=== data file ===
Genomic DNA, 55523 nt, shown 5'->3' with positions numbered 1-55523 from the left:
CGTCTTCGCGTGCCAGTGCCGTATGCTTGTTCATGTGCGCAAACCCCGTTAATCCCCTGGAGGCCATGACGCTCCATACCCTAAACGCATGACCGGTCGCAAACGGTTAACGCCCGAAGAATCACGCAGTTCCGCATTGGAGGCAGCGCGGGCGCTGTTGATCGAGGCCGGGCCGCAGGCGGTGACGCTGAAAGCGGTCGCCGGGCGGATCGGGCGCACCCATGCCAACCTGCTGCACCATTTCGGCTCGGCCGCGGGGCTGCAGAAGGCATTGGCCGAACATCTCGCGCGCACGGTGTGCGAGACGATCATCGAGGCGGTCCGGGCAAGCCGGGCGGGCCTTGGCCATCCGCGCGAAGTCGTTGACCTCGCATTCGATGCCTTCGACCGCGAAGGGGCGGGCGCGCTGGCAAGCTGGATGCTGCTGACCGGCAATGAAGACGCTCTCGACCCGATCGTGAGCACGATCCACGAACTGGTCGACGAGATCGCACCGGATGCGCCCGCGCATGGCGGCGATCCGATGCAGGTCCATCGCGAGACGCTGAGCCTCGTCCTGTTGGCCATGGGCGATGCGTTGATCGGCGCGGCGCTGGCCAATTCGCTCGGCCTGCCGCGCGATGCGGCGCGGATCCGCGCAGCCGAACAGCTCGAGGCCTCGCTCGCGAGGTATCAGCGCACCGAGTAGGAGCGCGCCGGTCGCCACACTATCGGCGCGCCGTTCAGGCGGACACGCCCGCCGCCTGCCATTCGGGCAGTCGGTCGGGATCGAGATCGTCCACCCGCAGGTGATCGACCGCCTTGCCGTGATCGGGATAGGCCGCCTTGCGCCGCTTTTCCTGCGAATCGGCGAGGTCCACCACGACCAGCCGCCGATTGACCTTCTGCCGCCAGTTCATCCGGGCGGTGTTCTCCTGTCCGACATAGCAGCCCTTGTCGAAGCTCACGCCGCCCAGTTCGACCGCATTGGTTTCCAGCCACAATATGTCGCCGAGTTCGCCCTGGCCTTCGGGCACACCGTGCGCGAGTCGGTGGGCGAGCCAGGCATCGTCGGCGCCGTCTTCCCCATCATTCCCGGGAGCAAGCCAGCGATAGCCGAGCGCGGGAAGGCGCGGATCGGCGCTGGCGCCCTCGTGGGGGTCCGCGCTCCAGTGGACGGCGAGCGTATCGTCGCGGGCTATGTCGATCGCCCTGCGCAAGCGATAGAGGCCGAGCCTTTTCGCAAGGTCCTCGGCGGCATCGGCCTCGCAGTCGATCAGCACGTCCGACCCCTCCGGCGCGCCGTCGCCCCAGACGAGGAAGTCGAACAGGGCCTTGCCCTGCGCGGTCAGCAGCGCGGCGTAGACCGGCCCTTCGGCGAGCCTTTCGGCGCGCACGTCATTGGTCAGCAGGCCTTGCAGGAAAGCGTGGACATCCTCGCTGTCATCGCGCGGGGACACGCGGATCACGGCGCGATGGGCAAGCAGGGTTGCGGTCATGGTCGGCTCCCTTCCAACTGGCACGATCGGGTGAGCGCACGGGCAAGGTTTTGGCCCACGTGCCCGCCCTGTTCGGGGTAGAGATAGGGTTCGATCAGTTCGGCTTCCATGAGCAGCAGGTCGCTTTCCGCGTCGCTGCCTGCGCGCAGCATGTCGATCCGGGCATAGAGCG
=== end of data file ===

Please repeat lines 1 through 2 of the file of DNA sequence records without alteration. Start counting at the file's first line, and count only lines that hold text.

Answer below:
Genomic DNA, 55523 nt, shown 5'->3' with positions numbered 1-55523 from the left:
CGTCTTCGCGTGCCAGTGCCGTATGCTTGTTCATGTGCGCAAACCCCGTTAATCCCCTGGAGGCCATGACGCTCCATACCCTAAACGCATGACCGGTCGCAAACGGTTAACGCCCGAAGAATCACGCAGTTCCGCATTGGAGGCAGCGCGGGCGCTGTTGATCGAGGCCGGGCCGCAGGCGGTGACGCTGAAAGCGGTCGCCGGGCGGATCGGGCGCACCCATGCCAACCTGCTGCACCATTTCGGCTCGGCCGCGGGGCTGCAGAAGGCATTGGCCGAACATCTCGCGCGCACGGTGTGCGAGACGATCATCGAGGCGGTCCGGGCAAGCCGGGCGGGCCTTGGCCATCCGCGCGAAGTCGTTGACCTCGCATTCGATGCCTTCGACCGCGAAGGGGCGGGCGCGCTGGCAAGCTGGATGCTGCTGACCGGCAATGAAGACGCTCTCGACCCGATCGTGAGCACGATCCACGAACTGGTCGACGAGATCGCACCGGATGCGCCCGCGCATGGCGGCGATCCGATGCAGGTCCATCGCGAGACGCTGAGCCTCGTCCTGTTGGCCATGGGCGATGCGTTGATCGGCGCGGCGCTGGCCAATTCGCTCGGCCTGCCGCGCGATGCGGCGCGGATCCGCGCAGCCGAACAGCTCGAGGCCTCGCTCGCGAGGTATCAGCGCACCGAGTAGGAGCGCGCCGGTCGCCACACTATCGGCGCGCCGTTCAGGCGGACACGCCCGCCGCCTGCCATTCGGGCAGTCGGTCGGGATCGAGATCGTCCACCCGCAGGTGATCGACCGCCTTGCCGTGATCGGGATAGGCCGCCTTGCGCCGCTTTTCCTGCGAATCGGCGAGGTCCACCACGACCAGCCGCCGATTGACCTTCTGCCGCCAGTTCATCCGGGCGGTGTTCTCCTGTCCGACATAGCAGCCCTTGTCGAAGCTCACGCCGCCCAGTTCGACCGCATTGGTTTCCAGCCACAATATGTCGCCGAGTTCGCCCTGGCCTTCGGGCACACCGTGCGCGAGTCGGTGGGCGAGCCAGGCATCGTCGGCGCCGTCTTCCCCATCATTCCCGGGAGCAAGCCAGCGATAGCCGAGCGCGGGAAGGCGCGGATCGGCGCTGGCGCCCTCGTGGGGGTCCGCGCTCCAGTGGACGGCGAGCGTATCGTCGCGGGCTATGTCGATCGCCCTGCGCAAGCGATAGAGGCCGAGCCTTTTCGCAAGGTCCTCGGCGGCATCGGCCTCGCAGTCGATCAGCACGTCCGACCCCTCCGGCGCGCCGTCGCCCCAGACGAGGAAGTCGAACAGGGCCTTGCCCTGCGCGGTCAGCAGCGCGGCGTAGACCGGCCCTTCGGCGAGCCTTTCGGCGCGCACGTCATTGGTCAGCAGGCCTTGCAGGAAAGCGTGGACATCCTCGCTGTCATCGCGCGGGGACACGCGGATCACGGCGCGATGGGCAAGCAGGGTTGCGGTCATGGTCGGCTCCCTTCCAACTGGCACGATCGGGTGAGCGCACGGGCAAGGTTTTGGCCCACGTGCCCGCCCTGTTCGGGGTAGAGATAGGGTTCGATCAGTTCGGCTTCCATGAGCAGCAGGTCGCTTTCCGCGTCGCTGCCTGCGCGCAGCATGTCGATCCGGGCATAGAGCG